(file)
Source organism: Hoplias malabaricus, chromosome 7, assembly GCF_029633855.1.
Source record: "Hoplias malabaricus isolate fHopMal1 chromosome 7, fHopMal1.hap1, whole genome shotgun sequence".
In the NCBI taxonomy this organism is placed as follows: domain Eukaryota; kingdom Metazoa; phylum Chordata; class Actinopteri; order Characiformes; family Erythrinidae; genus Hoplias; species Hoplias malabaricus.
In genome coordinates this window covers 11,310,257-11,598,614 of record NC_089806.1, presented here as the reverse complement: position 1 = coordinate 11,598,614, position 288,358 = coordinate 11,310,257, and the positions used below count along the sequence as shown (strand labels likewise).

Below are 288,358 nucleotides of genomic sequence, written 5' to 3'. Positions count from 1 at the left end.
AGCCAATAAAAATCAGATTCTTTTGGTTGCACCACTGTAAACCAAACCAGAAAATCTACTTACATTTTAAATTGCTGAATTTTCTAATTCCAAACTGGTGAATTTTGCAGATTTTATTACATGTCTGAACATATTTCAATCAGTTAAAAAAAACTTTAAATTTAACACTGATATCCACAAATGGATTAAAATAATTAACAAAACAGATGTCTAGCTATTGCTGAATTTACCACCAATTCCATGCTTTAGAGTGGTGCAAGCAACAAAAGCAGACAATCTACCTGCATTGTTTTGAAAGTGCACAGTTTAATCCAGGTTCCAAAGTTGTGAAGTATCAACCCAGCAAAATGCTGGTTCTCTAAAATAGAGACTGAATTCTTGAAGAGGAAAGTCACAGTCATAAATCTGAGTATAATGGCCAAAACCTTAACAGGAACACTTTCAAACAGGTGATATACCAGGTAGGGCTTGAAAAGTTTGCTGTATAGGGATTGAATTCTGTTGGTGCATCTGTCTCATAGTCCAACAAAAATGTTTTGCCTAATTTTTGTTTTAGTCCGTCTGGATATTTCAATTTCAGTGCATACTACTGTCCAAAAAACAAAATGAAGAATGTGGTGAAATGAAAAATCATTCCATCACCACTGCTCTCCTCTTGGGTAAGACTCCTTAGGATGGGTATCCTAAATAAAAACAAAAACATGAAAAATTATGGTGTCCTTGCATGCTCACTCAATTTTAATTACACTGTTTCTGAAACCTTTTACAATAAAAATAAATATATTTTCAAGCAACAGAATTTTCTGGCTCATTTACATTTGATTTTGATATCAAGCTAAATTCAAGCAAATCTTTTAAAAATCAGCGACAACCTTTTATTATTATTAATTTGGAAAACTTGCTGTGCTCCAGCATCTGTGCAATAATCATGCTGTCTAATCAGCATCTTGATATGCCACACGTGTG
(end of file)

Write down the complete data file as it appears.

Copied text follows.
Source organism: Hoplias malabaricus, chromosome 7, assembly GCF_029633855.1.
Source record: "Hoplias malabaricus isolate fHopMal1 chromosome 7, fHopMal1.hap1, whole genome shotgun sequence".
In the NCBI taxonomy this organism is placed as follows: domain Eukaryota; kingdom Metazoa; phylum Chordata; class Actinopteri; order Characiformes; family Erythrinidae; genus Hoplias; species Hoplias malabaricus.
In genome coordinates this window covers 11,310,257-11,598,614 of record NC_089806.1, presented here as the reverse complement: position 1 = coordinate 11,598,614, position 288,358 = coordinate 11,310,257, and the positions used below count along the sequence as shown (strand labels likewise).

Below are 288,358 nucleotides of genomic sequence, written 5' to 3'. Positions count from 1 at the left end.
AGCCAATAAAAATCAGATTCTTTTGGTTGCACCACTGTAAACCAAACCAGAAAATCTACTTACATTTTAAATTGCTGAATTTTCTAATTCCAAACTGGTGAATTTTGCAGATTTTATTACATGTCTGAACATATTTCAATCAGTTAAAAAAAACTTTAAATTTAACACTGATATCCACAAATGGATTAAAATAATTAACAAAACAGATGTCTAGCTATTGCTGAATTTACCACCAATTCCATGCTTTAGAGTGGTGCAAGCAACAAAAGCAGACAATCTACCTGCATTGTTTTGAAAGTGCACAGTTTAATCCAGGTTCCAAAGTTGTGAAGTATCAACCCAGCAAAATGCTGGTTCTCTAAAATAGAGACTGAATTCTTGAAGAGGAAAGTCACAGTCATAAATCTGAGTATAATGGCCAAAACCTTAACAGGAACACTTTCAAACAGGTGATATACCAGGTAGGGCTTGAAAAGTTTGCTGTATAGGGATTGAATTCTGTTGGTGCATCTGTCTCATAGTCCAACAAAAATGTTTTGCCTAATTTTTGTTTTAGTCCGTCTGGATATTTCAATTTCAGTGCATACTACTGTCCAAAAAACAAAATGAAGAATGTGGTGAAATGAAAAATCATTCCATCACCACTGCTCTCCTCTTGGGTAAGACTCCTTAGGATGGGTATCCTAAATAAAAACAAAAACATGAAAAATTATGGTGTCCTTGCATGCTCACTCAATTTTAATTACACTGTTTCTGAAACCTTTTACAATAAAAATAAATATATTTTCAAGCAACAGAATTTTCTGGCTCATTTACATTTGATTTTGATATCAAGCTAAATTCAAGCAAATCTTTTAAAAATCAGCGACAACCTTTTATTATTATTAATTTGGAAAACTTGCTGTGCTCCAGCATCTGTGCAATAATCATGCTGTCTAATCAGCATCTTGATATGCCACACGTGTG